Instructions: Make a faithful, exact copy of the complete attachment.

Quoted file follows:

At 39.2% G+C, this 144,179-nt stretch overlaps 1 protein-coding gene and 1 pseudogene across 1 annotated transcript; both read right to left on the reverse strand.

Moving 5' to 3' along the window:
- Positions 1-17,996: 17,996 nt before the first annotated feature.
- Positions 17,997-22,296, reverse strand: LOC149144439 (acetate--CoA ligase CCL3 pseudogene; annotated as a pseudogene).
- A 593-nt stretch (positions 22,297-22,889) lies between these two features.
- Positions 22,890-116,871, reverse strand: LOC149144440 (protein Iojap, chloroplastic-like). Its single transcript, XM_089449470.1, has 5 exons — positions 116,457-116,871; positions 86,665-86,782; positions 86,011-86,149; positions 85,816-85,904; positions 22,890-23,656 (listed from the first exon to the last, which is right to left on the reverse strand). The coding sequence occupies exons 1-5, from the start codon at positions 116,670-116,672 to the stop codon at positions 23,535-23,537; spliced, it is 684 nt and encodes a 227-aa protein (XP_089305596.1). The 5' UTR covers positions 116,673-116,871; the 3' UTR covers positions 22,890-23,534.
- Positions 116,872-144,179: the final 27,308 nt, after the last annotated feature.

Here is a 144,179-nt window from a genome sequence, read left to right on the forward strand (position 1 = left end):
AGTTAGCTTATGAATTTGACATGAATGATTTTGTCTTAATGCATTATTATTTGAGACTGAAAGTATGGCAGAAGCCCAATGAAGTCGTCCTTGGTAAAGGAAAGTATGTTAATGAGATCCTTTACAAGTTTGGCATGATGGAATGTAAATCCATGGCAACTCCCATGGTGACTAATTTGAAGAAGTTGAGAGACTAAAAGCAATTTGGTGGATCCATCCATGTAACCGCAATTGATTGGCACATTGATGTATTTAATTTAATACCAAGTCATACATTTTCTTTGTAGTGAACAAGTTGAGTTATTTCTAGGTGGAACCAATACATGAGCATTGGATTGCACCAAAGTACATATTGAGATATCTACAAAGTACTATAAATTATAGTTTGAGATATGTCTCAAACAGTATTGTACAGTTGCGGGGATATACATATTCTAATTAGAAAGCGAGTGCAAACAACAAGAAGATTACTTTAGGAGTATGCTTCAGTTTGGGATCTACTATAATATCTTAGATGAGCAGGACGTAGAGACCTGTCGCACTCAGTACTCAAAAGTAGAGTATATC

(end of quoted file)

At 39.2% G+C, this 144,179-nt stretch overlaps 1 protein-coding gene and 1 pseudogene across 1 annotated transcript; both read right to left on the reverse strand.

Moving 5' to 3' along the window:
- Positions 1-17,996: 17,996 nt before the first annotated feature.
- Positions 17,997-22,296, reverse strand: LOC149144439 (acetate--CoA ligase CCL3 pseudogene; annotated as a pseudogene).
- A 593-nt stretch (positions 22,297-22,889) lies between these two features.
- Positions 22,890-116,871, reverse strand: LOC149144440 (protein Iojap, chloroplastic-like). Its single transcript, XM_089449470.1, has 5 exons — positions 116,457-116,871; positions 86,665-86,782; positions 86,011-86,149; positions 85,816-85,904; positions 22,890-23,656 (listed from the first exon to the last, which is right to left on the reverse strand). The coding sequence occupies exons 1-5, from the start codon at positions 116,670-116,672 to the stop codon at positions 23,535-23,537; spliced, it is 684 nt and encodes a 227-aa protein (XP_089305596.1). The 5' UTR covers positions 116,673-116,871; the 3' UTR covers positions 22,890-23,534.
- Positions 116,872-144,179: the final 27,308 nt, after the last annotated feature.

Here is a 144,179-nt window from a genome sequence, read left to right on the forward strand (position 1 = left end):
AGTTAGCTTATGAATTTGACATGAATGATTTTGTCTTAATGCATTATTATTTGAGACTGAAAGTATGGCAGAAGCCCAATGAAGTCGTCCTTGGTAAAGGAAAGTATGTTAATGAGATCCTTTACAAGTTTGGCATGATGGAATGTAAATCCATGGCAACTCCCATGGTGACTAATTTGAAGAAGTTGAGAGACTAAAAGCAATTTGGTGGATCCATCCATGTAACCGCAATTGATTGGCACATTGATGTATTTAATTTAATACCAAGTCATACATTTTCTTTGTAGTGAACAAGTTGAGTTATTTCTAGGTGGAACCAATACATGAGCATTGGATTGCACCAAAGTACATATTGAGATATCTACAAAGTACTATAAATTATAGTTTGAGATATGTCTCAAACAGTATTGTACAGTTGCGGGGATATACATATTCTAATTAGAAAGCGAGTGCAAACAACAAGAAGATTACTTTAGGAGTATGCTTCAGTTTGGGATCTACTATAATATCTTAGATGAGCAGGACGTAGAGACCTGTCGCACTCAGTACTCAAAAGTAGAGTATATC